Another one of Aboitiz’s digitally enabled solutions is The Good Meat by Pilmico, which has an online platform where customers can order fresh pork, ready-to-cook meat, and eggs. And with the boom of e-commerce, Aboitiz Land is also bracing itself for the rise in demand for new distribution centers and warehouse-type facilities.

“Digital infrastructure investments in previous years and regular business continuity planning has allowed us to cope with the adverse impact of COVID-19. While it’s anyone’s guess how the future will unfold, we assure our stakehol­ders that we are fully equipped and prepared to guarantee the continuity of all business transactions,” Aboitiz says.

Procter & Gamble Philippines’ skeleton workforce at their manufacturing plant are the company’s own front-liners.

Company culture

People are also the driving force of multinational consu­mer goods company Procter & Gamble’s (P&G) efforts to weather the COVID-19 crisis. The company also draws strength from its “enduring culture,” which, says P&G Philippines country human resources leader Vince Dizon, is also why the company has lasted 85 years in the country.

“We are consistent with our purpose, values and principles, which are timeless and boundless, and is brought to life daily by our people around the world,” Dizon says.

And a health crisis does not, by any means, change the company’s culture.

“This situation actually reinforced how we must conti­nue prioritizing people as our most important assets. When we take care of our people, they are able to focus and be more effective in taking care of their teams and the business of serving consumers with needed essential goods,” Dizon says.

As a global company, P&G’s systems have been built for engagement amid physical distance, for employees to be able to reach out to each other to across countries and across time zones. Once separated by the lockdown, the company’s 2,000 employees, Dizon says, brought their company culture to life daily through three Cs: care, through “Alagang P&G” program; communication done regularly by leaders and their team members through virtual town halls and other online meetings; and community corporate social responsibility (CSR).

Alagang P&G is a new program designed to care for employees across the company’s workplaces, factoring in the unique new challenges brought about by the pandemic. All employees still working on the company’s front lines, such as plant workers, are provided with hygiene kits, PPE and vitamins, and are ensured 100 percent pay continuance.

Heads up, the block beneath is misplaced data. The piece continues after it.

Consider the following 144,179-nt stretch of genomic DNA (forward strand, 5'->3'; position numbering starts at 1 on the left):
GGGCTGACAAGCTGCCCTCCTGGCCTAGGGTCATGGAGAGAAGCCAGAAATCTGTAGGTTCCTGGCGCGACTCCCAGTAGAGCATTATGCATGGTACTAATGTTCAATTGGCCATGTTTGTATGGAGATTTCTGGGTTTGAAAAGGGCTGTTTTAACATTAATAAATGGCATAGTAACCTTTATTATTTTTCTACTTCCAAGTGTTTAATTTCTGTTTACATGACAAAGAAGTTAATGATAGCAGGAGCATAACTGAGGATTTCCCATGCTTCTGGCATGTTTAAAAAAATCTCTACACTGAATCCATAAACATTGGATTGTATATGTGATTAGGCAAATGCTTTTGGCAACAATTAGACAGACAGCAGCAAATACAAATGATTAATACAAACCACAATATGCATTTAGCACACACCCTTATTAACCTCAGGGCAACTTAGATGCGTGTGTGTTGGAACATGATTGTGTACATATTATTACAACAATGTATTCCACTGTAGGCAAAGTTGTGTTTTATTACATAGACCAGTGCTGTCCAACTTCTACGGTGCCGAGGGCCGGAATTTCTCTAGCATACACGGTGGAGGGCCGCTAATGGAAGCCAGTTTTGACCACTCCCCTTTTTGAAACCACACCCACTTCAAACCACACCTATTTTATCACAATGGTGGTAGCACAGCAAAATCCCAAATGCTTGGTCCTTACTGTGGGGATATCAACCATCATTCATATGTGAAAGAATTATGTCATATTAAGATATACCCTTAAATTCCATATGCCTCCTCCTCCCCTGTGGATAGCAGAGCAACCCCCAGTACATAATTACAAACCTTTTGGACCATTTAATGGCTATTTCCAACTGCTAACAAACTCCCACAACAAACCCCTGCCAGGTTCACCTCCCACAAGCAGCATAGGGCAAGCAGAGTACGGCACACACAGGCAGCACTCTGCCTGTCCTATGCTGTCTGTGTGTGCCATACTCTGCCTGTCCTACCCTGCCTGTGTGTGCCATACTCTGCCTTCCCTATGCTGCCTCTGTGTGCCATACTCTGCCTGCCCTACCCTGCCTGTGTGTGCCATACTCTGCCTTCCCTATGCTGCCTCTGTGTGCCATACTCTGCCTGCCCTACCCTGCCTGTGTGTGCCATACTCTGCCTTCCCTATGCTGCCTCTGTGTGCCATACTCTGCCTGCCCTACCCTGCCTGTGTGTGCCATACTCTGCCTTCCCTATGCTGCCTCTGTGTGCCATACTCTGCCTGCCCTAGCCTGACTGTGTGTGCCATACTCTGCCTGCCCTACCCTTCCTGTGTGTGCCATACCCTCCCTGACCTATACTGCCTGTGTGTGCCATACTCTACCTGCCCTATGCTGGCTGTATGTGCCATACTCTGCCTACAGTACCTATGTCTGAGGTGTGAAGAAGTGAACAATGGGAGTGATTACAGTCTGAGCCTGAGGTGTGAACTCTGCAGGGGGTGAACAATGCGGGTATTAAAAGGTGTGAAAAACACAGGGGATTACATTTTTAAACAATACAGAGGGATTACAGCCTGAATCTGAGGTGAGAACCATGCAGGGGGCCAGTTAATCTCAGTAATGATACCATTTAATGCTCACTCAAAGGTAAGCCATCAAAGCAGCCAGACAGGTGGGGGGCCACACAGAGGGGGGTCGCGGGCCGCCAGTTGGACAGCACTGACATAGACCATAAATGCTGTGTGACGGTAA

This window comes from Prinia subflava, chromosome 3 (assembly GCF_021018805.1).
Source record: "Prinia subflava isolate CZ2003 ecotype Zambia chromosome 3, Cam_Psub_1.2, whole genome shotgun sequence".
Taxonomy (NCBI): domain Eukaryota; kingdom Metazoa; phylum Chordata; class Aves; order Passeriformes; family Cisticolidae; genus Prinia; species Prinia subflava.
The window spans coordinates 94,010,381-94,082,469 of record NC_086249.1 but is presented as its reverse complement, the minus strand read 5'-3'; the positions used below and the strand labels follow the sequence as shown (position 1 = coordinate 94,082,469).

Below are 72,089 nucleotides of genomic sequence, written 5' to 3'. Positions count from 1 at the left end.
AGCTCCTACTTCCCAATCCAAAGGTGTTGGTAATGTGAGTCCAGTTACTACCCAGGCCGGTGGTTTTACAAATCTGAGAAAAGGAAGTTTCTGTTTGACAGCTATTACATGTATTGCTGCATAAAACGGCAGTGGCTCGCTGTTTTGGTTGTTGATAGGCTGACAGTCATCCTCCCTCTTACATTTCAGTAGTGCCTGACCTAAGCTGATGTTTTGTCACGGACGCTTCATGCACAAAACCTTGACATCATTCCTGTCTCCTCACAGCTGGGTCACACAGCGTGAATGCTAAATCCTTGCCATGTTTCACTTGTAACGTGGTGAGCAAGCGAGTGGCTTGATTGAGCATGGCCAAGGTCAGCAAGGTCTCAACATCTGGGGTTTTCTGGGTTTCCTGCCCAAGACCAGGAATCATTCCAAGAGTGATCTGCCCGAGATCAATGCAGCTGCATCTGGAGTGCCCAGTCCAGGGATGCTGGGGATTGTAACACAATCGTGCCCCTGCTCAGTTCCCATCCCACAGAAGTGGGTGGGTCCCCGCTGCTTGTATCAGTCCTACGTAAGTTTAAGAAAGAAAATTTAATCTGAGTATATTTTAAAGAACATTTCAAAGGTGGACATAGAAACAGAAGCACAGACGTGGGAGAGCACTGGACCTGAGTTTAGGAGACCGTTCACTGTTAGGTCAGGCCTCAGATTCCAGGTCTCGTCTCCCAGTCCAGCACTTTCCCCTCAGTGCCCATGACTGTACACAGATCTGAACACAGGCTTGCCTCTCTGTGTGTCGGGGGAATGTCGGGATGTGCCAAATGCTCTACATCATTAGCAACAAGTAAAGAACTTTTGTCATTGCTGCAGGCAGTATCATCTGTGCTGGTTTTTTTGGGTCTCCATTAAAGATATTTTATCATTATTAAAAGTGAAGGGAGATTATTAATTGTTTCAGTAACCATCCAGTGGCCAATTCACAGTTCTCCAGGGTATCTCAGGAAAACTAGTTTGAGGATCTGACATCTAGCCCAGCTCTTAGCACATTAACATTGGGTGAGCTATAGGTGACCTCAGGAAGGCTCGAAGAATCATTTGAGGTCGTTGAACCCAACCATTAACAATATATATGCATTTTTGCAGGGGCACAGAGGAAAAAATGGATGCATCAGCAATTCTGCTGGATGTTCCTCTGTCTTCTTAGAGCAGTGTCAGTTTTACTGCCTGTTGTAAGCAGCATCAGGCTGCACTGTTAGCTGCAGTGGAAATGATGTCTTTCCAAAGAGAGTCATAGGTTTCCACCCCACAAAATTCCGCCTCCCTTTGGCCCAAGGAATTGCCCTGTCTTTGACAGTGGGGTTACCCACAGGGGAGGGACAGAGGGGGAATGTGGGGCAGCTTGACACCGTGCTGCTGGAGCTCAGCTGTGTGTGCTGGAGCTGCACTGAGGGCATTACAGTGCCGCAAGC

“For our work-from-home (WFH) employees, we want to ensure that they also enjoy a healthy work-life balance physically, mentally, socially, emotionally and spiritually,” Dizon says. “We revamped our ‘Vibrant Living’ wellness programs so emplo­yees can enjoy different online activities together. We have regular online fitness classes, mental health classes, cooking and barista classes, and even virtual recollections. This program will continue to evolve as we move forward to a ‘new normal.’”

Ongoing review

Dizon adds that because of this unprecedented situation, P&G is currently reviewing how to evolve their WFH policies to ensure that even postquarantine, people can safely and effectively work.

And to continue engaging employees in the company’s CSR programs, P&G has the “Safeguarding the Front-liners” program. So far, they have been able to provide hygiene product kits for 15,000 front-liners, as well as 50,000 face masks and 5,000 PPE suits to COVID-19 hospitals in Metro Manila and Cabuyao, Laguna.

They have also set up a new face mask manufacturing line at their Cabuyao Plant, which is set to produce one million masks for donation that will be coursed through government health authorities and agencies, as well as for the company’s internal use to protect employees as they produce essential products.

“This situation has shown [us] how we can connect even more efficiently and effectively than what many employees thought possible,” Dizon says.

“People will be living in a new, significantly altered new normal post this pandemic. It won’t be easy for many companies and people to go through this change. My advice to other companies would be: Keep your people as your top priority. Find, learn and adopt creative, digital/virtual solutions and policies as early as now. And find new and meaningful ways to keep your people engaged and healthy.”